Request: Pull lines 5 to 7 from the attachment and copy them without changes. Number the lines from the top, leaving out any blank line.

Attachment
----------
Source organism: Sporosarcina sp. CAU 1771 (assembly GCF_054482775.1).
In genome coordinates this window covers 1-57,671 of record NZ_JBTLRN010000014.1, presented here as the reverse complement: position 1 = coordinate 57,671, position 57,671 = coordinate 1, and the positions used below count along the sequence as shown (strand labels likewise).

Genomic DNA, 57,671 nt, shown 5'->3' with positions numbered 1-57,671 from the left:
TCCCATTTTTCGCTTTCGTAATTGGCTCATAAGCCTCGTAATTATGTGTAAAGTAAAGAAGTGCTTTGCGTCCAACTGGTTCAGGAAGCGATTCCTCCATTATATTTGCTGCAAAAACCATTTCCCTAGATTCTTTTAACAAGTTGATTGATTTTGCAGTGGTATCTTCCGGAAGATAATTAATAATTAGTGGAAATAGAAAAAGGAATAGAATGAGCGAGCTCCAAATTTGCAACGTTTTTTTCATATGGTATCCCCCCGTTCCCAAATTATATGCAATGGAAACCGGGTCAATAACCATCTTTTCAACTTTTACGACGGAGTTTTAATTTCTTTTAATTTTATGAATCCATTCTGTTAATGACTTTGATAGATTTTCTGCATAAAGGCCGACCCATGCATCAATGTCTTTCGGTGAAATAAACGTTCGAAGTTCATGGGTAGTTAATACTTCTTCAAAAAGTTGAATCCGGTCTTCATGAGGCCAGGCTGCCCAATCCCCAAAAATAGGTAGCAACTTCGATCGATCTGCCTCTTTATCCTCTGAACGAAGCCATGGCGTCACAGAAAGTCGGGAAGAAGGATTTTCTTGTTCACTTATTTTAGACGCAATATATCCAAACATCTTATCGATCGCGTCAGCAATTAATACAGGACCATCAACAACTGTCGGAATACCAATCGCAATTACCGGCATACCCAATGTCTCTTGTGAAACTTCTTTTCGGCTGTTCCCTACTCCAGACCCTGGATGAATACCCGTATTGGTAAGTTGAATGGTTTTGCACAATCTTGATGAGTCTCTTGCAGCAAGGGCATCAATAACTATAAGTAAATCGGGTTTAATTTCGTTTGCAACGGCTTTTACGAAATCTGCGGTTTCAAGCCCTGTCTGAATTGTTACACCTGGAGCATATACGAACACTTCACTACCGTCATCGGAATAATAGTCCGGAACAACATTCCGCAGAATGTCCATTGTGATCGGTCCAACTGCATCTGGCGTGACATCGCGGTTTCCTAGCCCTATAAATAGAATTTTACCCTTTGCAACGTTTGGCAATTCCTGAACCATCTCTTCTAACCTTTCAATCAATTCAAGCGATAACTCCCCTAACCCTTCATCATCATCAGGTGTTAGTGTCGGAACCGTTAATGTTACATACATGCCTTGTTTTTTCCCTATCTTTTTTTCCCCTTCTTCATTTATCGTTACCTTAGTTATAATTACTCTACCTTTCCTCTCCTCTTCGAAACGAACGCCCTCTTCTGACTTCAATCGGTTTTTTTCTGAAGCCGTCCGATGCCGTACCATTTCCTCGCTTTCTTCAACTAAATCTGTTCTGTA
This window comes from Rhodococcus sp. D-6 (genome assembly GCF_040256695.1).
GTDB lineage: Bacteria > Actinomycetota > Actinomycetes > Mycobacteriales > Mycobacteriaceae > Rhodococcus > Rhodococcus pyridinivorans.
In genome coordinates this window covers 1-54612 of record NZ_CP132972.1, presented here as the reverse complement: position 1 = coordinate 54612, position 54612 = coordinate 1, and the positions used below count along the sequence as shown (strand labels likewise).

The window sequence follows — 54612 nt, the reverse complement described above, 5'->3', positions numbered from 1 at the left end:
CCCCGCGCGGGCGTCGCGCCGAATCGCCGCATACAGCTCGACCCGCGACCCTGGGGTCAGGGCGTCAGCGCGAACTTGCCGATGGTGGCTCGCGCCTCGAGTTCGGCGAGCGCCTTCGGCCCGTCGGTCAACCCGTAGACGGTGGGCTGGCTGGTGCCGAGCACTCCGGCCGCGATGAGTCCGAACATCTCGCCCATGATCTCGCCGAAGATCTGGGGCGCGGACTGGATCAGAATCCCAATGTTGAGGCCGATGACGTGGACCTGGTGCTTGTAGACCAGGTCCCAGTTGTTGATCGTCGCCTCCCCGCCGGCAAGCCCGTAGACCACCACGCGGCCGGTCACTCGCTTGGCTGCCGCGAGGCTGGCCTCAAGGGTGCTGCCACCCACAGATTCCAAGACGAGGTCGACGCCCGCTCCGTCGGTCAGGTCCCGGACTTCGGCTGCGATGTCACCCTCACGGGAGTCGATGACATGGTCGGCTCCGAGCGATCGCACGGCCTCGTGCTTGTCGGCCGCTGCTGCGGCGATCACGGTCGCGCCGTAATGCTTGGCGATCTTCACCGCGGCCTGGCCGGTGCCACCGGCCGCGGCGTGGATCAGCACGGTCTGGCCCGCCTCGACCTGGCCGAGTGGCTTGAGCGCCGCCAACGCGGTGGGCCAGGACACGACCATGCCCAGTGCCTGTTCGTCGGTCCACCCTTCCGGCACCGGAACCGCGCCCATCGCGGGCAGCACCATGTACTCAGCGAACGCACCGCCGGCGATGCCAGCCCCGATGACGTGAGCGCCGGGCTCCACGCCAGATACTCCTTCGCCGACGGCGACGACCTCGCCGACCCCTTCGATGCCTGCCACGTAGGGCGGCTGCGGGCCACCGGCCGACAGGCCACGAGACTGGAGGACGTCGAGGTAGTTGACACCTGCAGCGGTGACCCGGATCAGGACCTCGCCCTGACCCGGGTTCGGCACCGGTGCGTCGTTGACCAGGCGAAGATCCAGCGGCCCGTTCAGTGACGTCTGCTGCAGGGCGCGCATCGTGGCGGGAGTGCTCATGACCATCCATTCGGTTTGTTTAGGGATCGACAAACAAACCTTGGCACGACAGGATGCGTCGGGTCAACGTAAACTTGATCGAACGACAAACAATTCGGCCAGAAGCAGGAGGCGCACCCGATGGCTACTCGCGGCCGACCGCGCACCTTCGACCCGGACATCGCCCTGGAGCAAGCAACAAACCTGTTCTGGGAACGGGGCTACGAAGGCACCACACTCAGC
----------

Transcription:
This window comes from Rhodococcus sp. D-6 (genome assembly GCF_040256695.1).
GTDB lineage: Bacteria > Actinomycetota > Actinomycetes > Mycobacteriales > Mycobacteriaceae > Rhodococcus > Rhodococcus pyridinivorans.
In genome coordinates this window covers 1-54612 of record NZ_CP132972.1, presented here as the reverse complement: position 1 = coordinate 54612, position 54612 = coordinate 1, and the positions used below count along the sequence as shown (strand labels likewise).